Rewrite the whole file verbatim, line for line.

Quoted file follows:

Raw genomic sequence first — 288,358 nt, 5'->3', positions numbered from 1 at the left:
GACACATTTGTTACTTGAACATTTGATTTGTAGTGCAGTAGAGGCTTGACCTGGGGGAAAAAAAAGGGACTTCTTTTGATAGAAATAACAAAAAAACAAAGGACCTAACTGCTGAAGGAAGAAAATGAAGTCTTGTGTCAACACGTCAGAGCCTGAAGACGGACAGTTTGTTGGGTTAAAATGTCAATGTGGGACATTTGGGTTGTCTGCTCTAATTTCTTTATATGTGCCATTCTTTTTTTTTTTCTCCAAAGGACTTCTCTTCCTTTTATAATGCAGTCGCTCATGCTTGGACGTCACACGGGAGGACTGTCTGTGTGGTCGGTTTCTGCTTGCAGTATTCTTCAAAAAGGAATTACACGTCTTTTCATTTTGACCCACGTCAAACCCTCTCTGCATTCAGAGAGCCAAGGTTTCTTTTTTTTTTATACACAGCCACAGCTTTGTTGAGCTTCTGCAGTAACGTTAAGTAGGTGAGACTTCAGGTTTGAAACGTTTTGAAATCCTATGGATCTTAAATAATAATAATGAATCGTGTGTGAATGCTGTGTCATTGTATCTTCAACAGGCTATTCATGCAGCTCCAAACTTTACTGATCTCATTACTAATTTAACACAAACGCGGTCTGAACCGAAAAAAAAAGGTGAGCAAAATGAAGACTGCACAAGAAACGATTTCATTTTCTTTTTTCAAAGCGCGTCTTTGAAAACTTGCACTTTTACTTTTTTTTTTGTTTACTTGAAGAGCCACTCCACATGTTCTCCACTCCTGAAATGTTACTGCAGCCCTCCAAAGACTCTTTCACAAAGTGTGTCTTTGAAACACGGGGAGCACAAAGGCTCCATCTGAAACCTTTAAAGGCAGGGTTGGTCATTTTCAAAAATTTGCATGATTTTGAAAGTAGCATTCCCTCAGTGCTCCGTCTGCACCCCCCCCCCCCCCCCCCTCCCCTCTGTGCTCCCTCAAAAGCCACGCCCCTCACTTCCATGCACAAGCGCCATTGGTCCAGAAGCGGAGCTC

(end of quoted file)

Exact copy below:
Raw genomic sequence first — 288,358 nt, 5'->3', positions numbered from 1 at the left:
GACACATTTGTTACTTGAACATTTGATTTGTAGTGCAGTAGAGGCTTGACCTGGGGGAAAAAAAAGGGACTTCTTTTGATAGAAATAACAAAAAAACAAAGGACCTAACTGCTGAAGGAAGAAAATGAAGTCTTGTGTCAACACGTCAGAGCCTGAAGACGGACAGTTTGTTGGGTTAAAATGTCAATGTGGGACATTTGGGTTGTCTGCTCTAATTTCTTTATATGTGCCATTCTTTTTTTTTTTCTCCAAAGGACTTCTCTTCCTTTTATAATGCAGTCGCTCATGCTTGGACGTCACACGGGAGGACTGTCTGTGTGGTCGGTTTCTGCTTGCAGTATTCTTCAAAAAGGAATTACACGTCTTTTCATTTTGACCCACGTCAAACCCTCTCTGCATTCAGAGAGCCAAGGTTTCTTTTTTTTTTATACACAGCCACAGCTTTGTTGAGCTTCTGCAGTAACGTTAAGTAGGTGAGACTTCAGGTTTGAAACGTTTTGAAATCCTATGGATCTTAAATAATAATAATGAATCGTGTGTGAATGCTGTGTCATTGTATCTTCAACAGGCTATTCATGCAGCTCCAAACTTTACTGATCTCATTACTAATTTAACACAAACGCGGTCTGAACCGAAAAAAAAAGGTGAGCAAAATGAAGACTGCACAAGAAACGATTTCATTTTCTTTTTTCAAAGCGCGTCTTTGAAAACTTGCACTTTTACTTTTTTTTTTGTTTACTTGAAGAGCCACTCCACATGTTCTCCACTCCTGAAATGTTACTGCAGCCCTCCAAAGACTCTTTCACAAAGTGTGTCTTTGAAACACGGGGAGCACAAAGGCTCCATCTGAAACCTTTAAAGGCAGGGTTGGTCATTTTCAAAAATTTGCATGATTTTGAAAGTAGCATTCCCTCAGTGCTCCGTCTGCACCCCCCCCCCCCCCCCCCTCCCCTCTGTGCTCCCTCAAAAGCCACGCCCCTCACTTCCATGCACAAGCGCCATTGGTCCAGAAGCGGAGCTC